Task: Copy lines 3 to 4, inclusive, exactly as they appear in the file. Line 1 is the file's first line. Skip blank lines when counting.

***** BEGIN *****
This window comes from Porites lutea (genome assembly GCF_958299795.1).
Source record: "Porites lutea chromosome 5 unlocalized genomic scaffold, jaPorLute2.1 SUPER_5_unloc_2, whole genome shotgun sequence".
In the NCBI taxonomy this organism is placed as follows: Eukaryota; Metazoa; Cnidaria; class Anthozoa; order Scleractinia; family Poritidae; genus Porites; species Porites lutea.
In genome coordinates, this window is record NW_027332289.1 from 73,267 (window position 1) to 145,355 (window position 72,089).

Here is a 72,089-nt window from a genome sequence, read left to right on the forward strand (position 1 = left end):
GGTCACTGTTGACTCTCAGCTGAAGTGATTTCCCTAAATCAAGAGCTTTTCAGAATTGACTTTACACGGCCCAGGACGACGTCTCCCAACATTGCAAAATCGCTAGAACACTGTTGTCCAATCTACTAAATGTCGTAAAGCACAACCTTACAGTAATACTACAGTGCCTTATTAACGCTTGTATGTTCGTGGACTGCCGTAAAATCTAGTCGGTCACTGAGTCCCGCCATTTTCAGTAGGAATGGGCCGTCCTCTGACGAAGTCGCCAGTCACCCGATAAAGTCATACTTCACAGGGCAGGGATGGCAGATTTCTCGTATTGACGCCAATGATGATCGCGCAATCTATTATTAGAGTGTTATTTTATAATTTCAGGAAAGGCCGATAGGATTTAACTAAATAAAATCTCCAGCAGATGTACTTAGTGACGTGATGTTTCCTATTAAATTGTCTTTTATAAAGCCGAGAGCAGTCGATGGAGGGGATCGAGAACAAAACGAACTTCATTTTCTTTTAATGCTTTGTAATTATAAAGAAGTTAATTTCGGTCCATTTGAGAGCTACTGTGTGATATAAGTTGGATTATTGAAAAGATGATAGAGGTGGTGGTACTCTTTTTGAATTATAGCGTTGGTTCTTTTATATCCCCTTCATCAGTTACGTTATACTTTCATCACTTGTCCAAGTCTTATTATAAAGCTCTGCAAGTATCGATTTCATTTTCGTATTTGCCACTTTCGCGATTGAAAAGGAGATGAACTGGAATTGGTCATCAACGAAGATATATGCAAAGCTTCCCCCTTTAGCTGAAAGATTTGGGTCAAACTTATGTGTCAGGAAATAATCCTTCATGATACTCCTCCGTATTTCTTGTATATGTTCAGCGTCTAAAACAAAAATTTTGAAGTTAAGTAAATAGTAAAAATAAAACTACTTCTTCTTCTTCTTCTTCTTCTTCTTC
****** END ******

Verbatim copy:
In the NCBI taxonomy this organism is placed as follows: Eukaryota; Metazoa; Cnidaria; class Anthozoa; order Scleractinia; family Poritidae; genus Porites; species Porites lutea.
In genome coordinates, this window is record NW_027332289.1 from 73,267 (window position 1) to 145,355 (window position 72,089).